FIGURE 2.4. Results of dynamic simulation of foraging/framing preference model using reasonable values from Mikea research (see text).
hatsake. Consistent with time allocation data, all six household members forage while only the adolescents and adults contribute agricultural labor (Tucker and Young 2005). The simulation begins in the month of July, which is typically the time of year when Mikea decide whether and to what extent they should cultivate maize in the coming year; D begins 303 days before the maize harvest. The household imagines a three-hectare cleared hatsake. The anticipated value of this field is 930 kg/ha times 3640 kcal/kg times three hectares: A begins at approximately 10,000,000 kcal. The daily gain from foraging is provided by mean age and sex-specific net acquisition rates reported in Tucker and Young (2005) times the average duration of tuber foraging trip, 300 minutes; g = 39,400 kcal/day spent foraging.
I assume that Mikea discount future agricultural rewards at the average rates revealed experimentally. Because this simulation involves large rewards and long-scale delays, the appropriate discount rates are those revealed in the sacks of maize experiment: k = 2.00/month (Tucker and Steck in prep). I convert this into the daily rate of k = 0.066/day.
To begin with, let us assume that a day's agricultural labor contributes a = 500,000 kcals to the final harvest. At this rate, the household will have to work 20.3 days to achieve an A of 10,000,000 kcals. Let us further assume the hunger penalty is 0.5k (0.033/day). The results of this simulation are presented in Figure 2.4. The inset demonstrates oscillating values before the convergence point. The convergence point occurs on day 19. Up to this point, the household spends alternating days foraging and farming. They only contribute half the labor (ten days) to farming that they originally anticipated, and the final harvest is 5,000,000 kcal.
What happens if the discount rate is increased? Recall that preliminary experiments revealed that Mikea who primarily forage discount future sacks of maize at 3.9/month (0.13/day). Changing k by this magnitude has little effect on the model's predictions, except that one day fewer is spent farming, and the final reward is 4,500,000 kcal. At k = 0.4/day, only six of the anticipated 20 days of agricultural labor are invested, producing a final reward of only 3,000,000 kcal.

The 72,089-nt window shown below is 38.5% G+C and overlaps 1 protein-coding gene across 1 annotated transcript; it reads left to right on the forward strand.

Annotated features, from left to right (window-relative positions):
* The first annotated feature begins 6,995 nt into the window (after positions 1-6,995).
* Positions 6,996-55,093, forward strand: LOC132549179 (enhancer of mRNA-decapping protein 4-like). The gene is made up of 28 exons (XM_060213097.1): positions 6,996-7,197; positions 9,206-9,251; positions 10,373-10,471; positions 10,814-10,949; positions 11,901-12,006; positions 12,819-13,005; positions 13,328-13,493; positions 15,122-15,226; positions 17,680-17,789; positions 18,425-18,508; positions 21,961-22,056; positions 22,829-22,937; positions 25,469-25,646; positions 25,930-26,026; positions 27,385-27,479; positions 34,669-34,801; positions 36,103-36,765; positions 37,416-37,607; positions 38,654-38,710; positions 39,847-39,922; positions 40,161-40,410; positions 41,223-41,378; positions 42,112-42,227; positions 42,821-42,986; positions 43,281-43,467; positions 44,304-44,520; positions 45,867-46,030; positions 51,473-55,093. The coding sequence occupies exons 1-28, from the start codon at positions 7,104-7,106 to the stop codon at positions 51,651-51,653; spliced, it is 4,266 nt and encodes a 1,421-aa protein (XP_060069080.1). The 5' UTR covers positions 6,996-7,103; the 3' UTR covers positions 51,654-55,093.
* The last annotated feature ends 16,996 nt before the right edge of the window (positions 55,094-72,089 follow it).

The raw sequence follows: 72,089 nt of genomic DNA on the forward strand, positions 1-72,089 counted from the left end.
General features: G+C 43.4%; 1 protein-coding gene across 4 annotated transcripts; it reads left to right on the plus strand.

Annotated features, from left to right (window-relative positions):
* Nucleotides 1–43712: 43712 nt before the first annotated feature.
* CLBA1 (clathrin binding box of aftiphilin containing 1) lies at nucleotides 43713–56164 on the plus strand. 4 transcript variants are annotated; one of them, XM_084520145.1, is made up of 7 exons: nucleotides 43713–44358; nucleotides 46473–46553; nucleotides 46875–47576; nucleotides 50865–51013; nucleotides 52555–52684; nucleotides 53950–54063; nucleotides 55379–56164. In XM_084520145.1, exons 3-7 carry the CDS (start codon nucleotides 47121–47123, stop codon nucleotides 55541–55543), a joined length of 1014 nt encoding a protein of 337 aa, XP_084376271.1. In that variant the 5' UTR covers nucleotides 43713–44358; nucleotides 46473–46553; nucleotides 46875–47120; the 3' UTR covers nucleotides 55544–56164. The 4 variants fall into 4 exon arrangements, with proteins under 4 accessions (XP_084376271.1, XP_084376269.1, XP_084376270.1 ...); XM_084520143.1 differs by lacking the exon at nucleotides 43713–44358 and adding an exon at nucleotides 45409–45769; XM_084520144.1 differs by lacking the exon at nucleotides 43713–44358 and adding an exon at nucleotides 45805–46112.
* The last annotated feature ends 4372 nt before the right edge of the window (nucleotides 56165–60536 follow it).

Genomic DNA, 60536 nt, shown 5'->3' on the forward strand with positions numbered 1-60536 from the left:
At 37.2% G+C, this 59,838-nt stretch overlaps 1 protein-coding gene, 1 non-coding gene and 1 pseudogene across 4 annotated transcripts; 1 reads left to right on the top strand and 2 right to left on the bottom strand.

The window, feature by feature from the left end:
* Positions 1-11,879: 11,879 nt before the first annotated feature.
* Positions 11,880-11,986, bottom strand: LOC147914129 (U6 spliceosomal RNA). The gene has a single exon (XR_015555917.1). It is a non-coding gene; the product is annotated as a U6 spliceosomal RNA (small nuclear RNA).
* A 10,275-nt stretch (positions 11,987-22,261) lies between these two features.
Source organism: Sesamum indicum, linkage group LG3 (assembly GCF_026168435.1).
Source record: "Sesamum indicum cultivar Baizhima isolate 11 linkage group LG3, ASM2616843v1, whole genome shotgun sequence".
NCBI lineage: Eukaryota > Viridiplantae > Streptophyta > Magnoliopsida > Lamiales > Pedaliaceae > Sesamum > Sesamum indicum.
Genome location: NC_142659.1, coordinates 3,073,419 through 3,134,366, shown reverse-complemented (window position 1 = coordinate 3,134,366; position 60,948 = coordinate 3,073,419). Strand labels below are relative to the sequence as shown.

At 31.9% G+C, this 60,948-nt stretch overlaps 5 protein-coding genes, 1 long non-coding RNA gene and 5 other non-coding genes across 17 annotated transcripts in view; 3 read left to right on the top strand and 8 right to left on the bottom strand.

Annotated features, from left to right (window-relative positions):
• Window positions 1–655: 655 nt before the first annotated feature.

What happens if the discount rate is decreased? As k approaches zero, more days are spent farming. If we use the midpoint of Pender's (1996) value for Indian peasants, converted to days (0.0016/day), the household
accomplishes 13 days of agricultural labor. Because h is a fraction of k, the small h means value does not oscillate, and the 13 days are spent consecutively. The final harvest is 6,500,000 kcal. If k = 0, there is no discounting, and every day is spent farming.
What happens if the hunger penalty is decreased? Resetting k at 0.066/day, h is then reduced by an order of magnitude (0.0033/day). Results are displayed in Figure 2.5. The number of days spent farming remains at ten, but preference switches between foraging and farming at a different frequency. Six days of farming occur before the household is hungry enough to be forced into foraging; two days of foraging are required before the household can farm again. An artifact of the simplifying assumptions of this model is that increasing h beyond 0.5k has no effect on the model, for no matter how grave the effect of hunger after a day spent farming, a day of foraging resets k to its initial value.
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